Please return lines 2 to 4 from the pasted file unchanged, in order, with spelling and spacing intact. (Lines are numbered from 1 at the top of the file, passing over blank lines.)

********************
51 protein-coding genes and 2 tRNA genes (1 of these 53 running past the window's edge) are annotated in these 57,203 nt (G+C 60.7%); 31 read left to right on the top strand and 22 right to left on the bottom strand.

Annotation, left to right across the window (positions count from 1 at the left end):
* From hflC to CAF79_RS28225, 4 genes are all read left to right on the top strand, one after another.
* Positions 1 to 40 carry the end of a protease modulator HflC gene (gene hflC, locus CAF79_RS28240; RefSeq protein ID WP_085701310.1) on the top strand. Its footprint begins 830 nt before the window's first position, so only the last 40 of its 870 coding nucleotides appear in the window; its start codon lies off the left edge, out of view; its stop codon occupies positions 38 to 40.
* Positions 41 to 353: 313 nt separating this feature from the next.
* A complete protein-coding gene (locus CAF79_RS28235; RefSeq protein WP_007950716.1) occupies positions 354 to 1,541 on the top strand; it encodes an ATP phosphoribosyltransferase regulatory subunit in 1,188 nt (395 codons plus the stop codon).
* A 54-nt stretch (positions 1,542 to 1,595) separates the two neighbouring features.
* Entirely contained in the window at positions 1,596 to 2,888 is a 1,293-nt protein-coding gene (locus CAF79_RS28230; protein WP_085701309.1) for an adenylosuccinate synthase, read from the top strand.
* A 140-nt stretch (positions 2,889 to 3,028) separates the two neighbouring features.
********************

Annotation, left to right across the window (positions count from 1 at the left end):
* From hflC to CAF79_RS28225, 4 genes are all read left to right on the top strand, one after another.
* Positions 1 to 40 carry the end of a protease modulator HflC gene (gene hflC, locus CAF79_RS28240; RefSeq protein ID WP_085701310.1) on the top strand. Its footprint begins 830 nt before the window's first position, so only the last 40 of its 870 coding nucleotides appear in the window; its start codon lies off the left edge, out of view; its stop codon occupies positions 38 to 40.